Spikes fell to New England at No. 62 in last month's NFL draft, a byproduct of a slow 40 time in pre-draft workouts. The former Florida middle linebacker was clocked between 4.95-5.09 seconds, an alarmingly slow rate for a player who was so incredibly successful on the field in college — you know, during actual games.
"It is what it is, but it ain't what it seems," Spikes said Friday, channeling his inner Bill Belichick.
Eventually, Spikes will prove one of two things: either he'll be too slow to make an impact against faster NFL players, or he'll show that combine drills were quite literally a waste of time. Judging by his on-field performance for four years against competition in the most athletic conference in the country, early speculation would lean toward the latter.
"Testing is certainly one way to evaluate a player, but football is a game of 22 guys out there on the field all moving at the same time," Belichick said. "It’s not a track meet. It’s not a jumping contest. Those are measures of athletic ability, and we use them just like everybody else does. But ultimately, it comes down to players playing the game.
"We all see plenty of athletes down there that aren’t at the top of the testing level that are tough football players and vice-versa. We see guys that are great testers that don’t end up with a great football career. I don’t think those two necessarily coordinate. Sometimes they do, and sometimes they don’t. I think it’s important that he has a lot of confidence in himself, which he should because he’s a good football player."
If the Patriots did indeed get a steal, they've got to be overjoyed with the prospect of pairing him on the inside with Jerod Mayo for the next several years. They'll anchor an exciting young linebacking corps that also includes Gary Guyton, Tyrone McKenzie, Jermaine Cunningham and Tully Banta-Cain.
Mayo and Spikes, who each dominated in the SEC, are instinctive, playmaking forces who can lock down the middle of the Patriots' defense. They're both smart players who have the leadership qualities necessary to take control at that position, and Spikes is thrilled with the opportunity to learn from a guy he admired in college.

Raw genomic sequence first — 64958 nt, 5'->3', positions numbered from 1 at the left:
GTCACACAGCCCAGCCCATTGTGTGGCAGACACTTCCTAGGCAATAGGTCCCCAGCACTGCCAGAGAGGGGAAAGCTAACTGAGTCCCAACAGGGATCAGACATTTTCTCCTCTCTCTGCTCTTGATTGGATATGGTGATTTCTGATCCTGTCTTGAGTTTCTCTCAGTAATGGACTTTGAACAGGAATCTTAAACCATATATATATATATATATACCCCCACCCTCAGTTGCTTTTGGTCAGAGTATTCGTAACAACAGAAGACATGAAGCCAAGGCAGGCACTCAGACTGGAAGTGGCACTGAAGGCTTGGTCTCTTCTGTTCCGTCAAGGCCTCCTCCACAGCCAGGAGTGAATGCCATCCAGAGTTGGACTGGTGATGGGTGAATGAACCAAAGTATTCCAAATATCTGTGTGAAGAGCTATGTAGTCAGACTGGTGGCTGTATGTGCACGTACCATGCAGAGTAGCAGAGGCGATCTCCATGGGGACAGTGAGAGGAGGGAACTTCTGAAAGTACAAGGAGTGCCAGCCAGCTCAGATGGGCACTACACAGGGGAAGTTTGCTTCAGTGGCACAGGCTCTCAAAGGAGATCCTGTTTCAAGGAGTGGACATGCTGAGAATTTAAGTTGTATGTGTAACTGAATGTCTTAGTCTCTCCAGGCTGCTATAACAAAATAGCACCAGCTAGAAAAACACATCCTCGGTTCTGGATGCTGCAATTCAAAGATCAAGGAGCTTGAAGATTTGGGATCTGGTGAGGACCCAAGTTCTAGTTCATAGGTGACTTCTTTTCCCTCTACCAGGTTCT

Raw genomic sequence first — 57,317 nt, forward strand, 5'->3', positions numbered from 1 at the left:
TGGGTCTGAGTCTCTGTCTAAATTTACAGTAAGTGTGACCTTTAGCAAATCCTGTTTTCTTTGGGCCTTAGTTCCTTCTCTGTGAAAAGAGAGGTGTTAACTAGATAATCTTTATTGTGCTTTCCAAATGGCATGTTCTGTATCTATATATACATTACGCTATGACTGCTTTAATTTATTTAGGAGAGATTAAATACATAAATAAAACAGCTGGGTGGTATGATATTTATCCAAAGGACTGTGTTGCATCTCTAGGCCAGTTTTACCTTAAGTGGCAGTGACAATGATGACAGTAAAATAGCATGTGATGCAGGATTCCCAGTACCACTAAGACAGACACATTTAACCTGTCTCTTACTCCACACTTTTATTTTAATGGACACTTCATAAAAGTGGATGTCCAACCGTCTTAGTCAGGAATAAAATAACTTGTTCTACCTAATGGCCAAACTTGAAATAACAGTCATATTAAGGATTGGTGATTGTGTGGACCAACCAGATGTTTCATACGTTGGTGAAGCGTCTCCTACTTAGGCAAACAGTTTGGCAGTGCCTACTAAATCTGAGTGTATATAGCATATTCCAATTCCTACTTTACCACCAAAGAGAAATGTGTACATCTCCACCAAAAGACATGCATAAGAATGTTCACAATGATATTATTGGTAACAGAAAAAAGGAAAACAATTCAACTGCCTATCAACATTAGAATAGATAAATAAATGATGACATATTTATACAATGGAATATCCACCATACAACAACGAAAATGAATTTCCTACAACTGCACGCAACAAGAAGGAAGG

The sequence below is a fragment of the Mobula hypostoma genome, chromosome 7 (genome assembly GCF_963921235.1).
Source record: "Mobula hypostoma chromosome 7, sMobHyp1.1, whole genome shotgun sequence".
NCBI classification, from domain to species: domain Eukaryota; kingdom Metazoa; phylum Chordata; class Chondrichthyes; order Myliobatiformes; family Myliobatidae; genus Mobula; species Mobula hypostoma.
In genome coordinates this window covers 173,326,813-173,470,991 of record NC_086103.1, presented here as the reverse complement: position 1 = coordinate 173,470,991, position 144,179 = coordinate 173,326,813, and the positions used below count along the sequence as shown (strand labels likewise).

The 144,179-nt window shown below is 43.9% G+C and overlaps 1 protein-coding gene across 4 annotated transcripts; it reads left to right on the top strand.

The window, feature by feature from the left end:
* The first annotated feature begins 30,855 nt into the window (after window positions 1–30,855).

"The sky is the limit," Spikes said. "[Mayo] is a great player. We all know that. With him, I just want to get under his wings, let him teach me the ropes. I know he’s had a lot of success here so far."
Spikes wore No. 51 at Florida, but that number is occupied in New England by Mayo. So the former Gator will wear No. 55, which has been worn by a number of legendary linebackers.
"With the 55, there’s a lot of great tradition," Spikes said. "A lot of great linebackers wore it. I just want to keep that tradition going and follow after those guys and keep that legacy going."
It was most recently worn in New England by Junior Seau, who coincidentally met Spikes last October and gave the young star some advice. Seau was working as a sideline reporter during the Florida-Georgia rivalry game on Halloween, filming an episode of his Versus reality series, Sports Jobs With Junior Seau. Spikes revealed he was relieved that Seau didn’t see the infamous eye-gouging incident during the game.
"[The conversation with Seau] was about leading the team, being the middle linebacker, being a force in the middle," Spikes said. "Guys look to me for energy and passion, and that’s part of my game. It’s part of my natural ability.
"I had no clue, though, that I would be in his number. What a coincidence."
Cunningham, who was Spikes' teammate at Florida, glowed about the middle linebacker's leadership ability, calling Spikes the Tim Tebow of the Gators' defense. Spikes definitely displayed those qualities during the Patriots' weekend rookie camp, taking charge of some drills, collecting his new teammates and engaging with the media for 10-15 minutes.
He'll be a good fit, no doubt, and a leader over time. When the veterans join the rookies in camp in a couple of weeks, though, Spikes just wants to fit in as quickly as possible.
"Right now, as a rookie, I just want to come in and gain the respect of the coaching staff and my teammates," Spikes said. "Let them know I’m here to contribute. I’m an accountable guy, and I’m going to be here when my number is called. I’m going to get in it, do what I can do and do it at a high level. I just want the guys to know I’m accountable, and they can depend on me, rookie or not."
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